¶16 Evans also relies on the Fourth Circuit's statement in Foreman that "Sokolow teaches us that . . . [t]he articulated factors together must serve to eliminate a substantial portion of innocent travelers before the requirement of reasonable suspicion will be satisfied." 369 F.3d at 781. As Evans points out, this court previously has cited this statement with approval. See State v. Sweeney, 224 Ariz. 107, 22, 227 P.3d 868, 874 (App. 2010); State v. Teagle, 217 Ariz. 17, 25, 170 P.3d 266, 273 (App. 2007). Upon closer review, however, we question whether it is a correct statement of the law to the extent it articulates a standard not present in Sokolow II. The cited language is not derived from the Supreme Court's own discussion of the issues raised in Sokolow; instead, it resembles the Ninth Circuit's holding, which the Supreme Court reversed. Sokolow II, 490 U.S. at 6-7, 10, rev'g United States v. Sokolow, 831 F.2d 1413 (9th Cir. 1987) (Sokolow I).

¶17 In Sokolow I, a divided panel of the Ninth Circuit reversed the defendant's conviction for cocaine possession, concluding DEA agents had lacked reasonable suspicion to stop him at an airport. 831 F.2d at 1415-16, 1423. In considering the Court's admonition in Reid, the majority stated that a law enforcement officer who justifies a Terry stop by reference to aspects of a profile "shared by drug couriers and the public at large" also "must testify that [such] pattern of behavior, otherwise explicable as innocent behavior, does not exist in a significant number of innocent people." Sokolow I, 831 F.2d at 1420. But the Supreme Court rejected this additional requirement, emphasizing, as it has repeatedly, that reasonable suspicion is dependent on the totality of the circumstances in a particular case. Sokolow II, 490 U.S. at 8; see also Ornelas, 517 U.S. at 696 (reasonable suspicion "fluid concept[]" that takes "substantive content from the particular contexts" of its application). The Court explained that the Ninth Circuit majority had "divided the facts bearing on reasonable suspicion into two categories": those "describing 'ongoing criminal activity, ' such as the use of an alias or evasive movement through an airport" and those "describing 'personal characteristics' of drug couriers, such as the cash payment for tickets, a short trip to a major source city for drugs, nervousness, type of attire, and unchecked luggage." Sokolow II, 490 U.S. at 6, quoting Sokolow I, 831 F.2d at 1419-20. The Court continued,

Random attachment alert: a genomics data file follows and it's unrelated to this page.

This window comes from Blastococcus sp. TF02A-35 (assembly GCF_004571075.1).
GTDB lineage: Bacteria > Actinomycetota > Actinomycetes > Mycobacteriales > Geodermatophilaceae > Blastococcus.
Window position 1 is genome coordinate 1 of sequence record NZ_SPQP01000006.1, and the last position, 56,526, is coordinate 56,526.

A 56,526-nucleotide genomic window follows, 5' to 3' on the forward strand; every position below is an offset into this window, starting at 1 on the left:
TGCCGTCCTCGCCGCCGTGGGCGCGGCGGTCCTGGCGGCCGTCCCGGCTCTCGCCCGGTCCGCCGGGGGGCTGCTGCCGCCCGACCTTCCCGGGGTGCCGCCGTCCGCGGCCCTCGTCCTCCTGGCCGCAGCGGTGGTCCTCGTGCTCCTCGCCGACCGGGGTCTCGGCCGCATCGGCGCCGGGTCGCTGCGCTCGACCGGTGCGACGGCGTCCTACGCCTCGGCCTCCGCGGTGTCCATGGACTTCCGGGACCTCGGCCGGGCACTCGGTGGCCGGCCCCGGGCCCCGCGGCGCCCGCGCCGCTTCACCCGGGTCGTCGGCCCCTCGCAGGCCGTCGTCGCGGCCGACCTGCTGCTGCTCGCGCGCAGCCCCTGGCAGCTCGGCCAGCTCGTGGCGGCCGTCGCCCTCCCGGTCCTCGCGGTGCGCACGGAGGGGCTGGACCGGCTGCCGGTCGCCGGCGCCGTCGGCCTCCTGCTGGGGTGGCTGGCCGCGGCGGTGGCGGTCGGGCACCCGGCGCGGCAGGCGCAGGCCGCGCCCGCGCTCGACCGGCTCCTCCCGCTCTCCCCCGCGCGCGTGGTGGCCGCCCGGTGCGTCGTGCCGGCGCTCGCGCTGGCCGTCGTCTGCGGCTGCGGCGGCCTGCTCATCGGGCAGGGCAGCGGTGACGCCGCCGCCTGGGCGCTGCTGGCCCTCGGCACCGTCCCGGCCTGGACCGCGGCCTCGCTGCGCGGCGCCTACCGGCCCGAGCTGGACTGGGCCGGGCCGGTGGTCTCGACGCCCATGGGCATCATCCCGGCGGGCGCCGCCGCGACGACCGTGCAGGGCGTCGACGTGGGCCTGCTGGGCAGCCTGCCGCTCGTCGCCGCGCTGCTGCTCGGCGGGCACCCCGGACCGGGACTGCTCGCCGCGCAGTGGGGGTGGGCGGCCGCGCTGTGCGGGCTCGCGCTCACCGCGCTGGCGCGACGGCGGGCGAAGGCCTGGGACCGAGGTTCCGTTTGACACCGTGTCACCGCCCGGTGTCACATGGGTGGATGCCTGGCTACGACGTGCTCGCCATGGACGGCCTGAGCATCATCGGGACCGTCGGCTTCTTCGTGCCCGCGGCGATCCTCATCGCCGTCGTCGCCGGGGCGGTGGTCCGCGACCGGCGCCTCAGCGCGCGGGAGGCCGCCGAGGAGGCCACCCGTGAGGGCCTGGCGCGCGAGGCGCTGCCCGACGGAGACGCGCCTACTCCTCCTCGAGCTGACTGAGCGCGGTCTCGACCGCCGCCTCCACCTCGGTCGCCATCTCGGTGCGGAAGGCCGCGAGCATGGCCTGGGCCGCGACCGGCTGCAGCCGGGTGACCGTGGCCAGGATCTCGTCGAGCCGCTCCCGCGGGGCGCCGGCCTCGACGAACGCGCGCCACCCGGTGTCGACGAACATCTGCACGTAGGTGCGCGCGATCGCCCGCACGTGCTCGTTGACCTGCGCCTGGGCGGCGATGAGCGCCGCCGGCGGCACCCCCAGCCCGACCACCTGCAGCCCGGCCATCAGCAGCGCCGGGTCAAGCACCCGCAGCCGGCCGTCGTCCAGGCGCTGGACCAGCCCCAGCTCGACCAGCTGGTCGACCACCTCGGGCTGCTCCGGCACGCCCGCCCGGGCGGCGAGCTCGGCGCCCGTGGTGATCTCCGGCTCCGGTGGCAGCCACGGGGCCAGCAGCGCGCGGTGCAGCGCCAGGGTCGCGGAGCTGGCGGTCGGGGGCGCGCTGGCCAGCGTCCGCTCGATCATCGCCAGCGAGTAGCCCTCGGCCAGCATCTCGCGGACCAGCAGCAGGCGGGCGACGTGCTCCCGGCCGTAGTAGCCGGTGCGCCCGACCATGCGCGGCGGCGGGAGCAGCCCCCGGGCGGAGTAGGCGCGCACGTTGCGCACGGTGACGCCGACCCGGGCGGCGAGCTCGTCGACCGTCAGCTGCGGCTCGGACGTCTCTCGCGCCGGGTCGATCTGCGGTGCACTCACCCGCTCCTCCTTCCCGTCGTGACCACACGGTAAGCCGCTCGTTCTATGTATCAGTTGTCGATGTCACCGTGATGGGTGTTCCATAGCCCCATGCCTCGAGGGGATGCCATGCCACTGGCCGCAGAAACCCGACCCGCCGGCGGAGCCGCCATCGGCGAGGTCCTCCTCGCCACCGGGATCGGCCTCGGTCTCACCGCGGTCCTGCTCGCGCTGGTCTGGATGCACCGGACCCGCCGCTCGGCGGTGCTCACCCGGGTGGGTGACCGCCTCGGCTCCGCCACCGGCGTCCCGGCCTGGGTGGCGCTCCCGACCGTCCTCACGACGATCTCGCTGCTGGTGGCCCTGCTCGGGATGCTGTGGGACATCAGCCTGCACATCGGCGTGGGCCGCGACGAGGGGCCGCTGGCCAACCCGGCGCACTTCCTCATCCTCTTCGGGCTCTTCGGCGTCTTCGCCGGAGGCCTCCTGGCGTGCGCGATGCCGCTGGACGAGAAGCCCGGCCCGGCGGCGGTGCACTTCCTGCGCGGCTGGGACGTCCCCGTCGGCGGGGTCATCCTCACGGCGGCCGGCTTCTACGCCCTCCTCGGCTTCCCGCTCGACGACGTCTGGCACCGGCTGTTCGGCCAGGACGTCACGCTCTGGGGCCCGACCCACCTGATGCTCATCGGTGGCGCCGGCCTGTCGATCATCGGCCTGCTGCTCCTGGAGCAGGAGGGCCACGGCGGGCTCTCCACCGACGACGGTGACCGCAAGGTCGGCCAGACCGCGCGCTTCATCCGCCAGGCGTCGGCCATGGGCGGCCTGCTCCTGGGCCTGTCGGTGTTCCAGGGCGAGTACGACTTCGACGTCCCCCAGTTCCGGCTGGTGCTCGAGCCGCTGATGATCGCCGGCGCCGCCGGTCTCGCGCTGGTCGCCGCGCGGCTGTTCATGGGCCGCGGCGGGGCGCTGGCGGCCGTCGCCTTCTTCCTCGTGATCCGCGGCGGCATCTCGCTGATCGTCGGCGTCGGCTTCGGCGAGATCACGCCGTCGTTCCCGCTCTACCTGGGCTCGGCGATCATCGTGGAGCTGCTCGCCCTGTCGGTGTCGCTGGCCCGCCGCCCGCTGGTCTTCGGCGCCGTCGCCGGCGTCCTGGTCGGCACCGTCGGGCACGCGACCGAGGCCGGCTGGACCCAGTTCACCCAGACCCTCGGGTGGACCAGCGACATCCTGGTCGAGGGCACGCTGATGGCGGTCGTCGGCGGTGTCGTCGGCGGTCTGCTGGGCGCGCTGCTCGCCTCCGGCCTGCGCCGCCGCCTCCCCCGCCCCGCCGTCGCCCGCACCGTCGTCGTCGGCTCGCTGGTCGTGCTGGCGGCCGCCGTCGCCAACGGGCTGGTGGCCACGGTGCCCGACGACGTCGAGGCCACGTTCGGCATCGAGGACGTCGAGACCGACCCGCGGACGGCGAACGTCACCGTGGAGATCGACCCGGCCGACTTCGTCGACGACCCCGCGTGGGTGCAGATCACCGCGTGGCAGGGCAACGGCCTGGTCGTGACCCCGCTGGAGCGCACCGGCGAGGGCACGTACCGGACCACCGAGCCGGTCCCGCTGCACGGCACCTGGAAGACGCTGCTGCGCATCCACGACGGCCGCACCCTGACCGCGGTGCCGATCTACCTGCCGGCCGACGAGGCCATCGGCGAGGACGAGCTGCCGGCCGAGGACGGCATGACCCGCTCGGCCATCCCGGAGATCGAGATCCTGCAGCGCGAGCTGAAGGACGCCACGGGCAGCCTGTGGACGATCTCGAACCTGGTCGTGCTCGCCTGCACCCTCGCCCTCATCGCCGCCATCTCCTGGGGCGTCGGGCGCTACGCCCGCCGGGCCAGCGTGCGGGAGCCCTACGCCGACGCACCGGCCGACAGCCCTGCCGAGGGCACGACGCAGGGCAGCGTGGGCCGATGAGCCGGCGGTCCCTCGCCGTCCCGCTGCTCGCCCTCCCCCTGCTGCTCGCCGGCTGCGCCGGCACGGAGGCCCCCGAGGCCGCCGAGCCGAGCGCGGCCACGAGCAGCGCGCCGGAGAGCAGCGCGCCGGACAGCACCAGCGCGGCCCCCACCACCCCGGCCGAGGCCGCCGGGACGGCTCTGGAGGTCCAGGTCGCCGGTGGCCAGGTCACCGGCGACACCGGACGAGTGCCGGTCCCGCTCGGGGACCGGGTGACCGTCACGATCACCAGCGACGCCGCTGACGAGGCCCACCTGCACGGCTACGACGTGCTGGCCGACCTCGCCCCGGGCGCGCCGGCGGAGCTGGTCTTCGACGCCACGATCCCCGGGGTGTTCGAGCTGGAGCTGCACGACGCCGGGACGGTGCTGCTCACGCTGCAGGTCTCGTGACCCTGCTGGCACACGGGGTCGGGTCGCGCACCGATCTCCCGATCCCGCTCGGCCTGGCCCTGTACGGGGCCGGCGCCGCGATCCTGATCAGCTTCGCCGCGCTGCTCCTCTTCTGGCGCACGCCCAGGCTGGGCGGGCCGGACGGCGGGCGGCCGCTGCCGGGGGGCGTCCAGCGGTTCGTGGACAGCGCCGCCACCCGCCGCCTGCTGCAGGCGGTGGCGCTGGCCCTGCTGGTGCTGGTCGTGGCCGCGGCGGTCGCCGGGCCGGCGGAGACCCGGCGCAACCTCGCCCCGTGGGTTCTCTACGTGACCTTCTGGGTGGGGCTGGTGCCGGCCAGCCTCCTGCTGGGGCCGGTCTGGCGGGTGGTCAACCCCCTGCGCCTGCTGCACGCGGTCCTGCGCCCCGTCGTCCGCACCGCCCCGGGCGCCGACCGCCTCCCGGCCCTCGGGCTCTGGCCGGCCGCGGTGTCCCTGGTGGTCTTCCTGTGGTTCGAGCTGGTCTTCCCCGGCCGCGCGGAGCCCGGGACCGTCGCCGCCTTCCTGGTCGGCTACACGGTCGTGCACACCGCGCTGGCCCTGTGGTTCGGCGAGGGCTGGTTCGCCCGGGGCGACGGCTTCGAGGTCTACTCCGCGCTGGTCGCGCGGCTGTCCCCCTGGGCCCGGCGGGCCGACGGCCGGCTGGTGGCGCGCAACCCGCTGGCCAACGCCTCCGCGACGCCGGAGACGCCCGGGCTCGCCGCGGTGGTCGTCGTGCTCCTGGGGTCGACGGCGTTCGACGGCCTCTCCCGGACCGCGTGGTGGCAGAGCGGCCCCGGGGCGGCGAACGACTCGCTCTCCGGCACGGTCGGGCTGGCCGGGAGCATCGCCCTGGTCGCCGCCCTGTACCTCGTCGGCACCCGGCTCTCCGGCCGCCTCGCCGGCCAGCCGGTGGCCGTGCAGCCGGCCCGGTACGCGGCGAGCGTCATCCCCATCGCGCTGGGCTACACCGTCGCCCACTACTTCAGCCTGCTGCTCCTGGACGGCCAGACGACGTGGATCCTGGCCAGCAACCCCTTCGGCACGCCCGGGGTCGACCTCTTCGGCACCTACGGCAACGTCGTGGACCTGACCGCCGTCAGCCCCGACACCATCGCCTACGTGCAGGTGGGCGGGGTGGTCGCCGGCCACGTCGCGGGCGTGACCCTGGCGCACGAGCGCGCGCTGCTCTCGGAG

The majority believed that such [personal] characteristics, "shared by drug couriers and the public at large, " were only relevant if there was evidence of ongoing criminal behavior and the Government offered "[e]mpirical documentation" that the combination of facts at issue did not describe the behavior of "significant numbers of innocent persons."

Id., quoting Sokolow I, 831 F.2d at 1420 (second alteration in Sokolow II).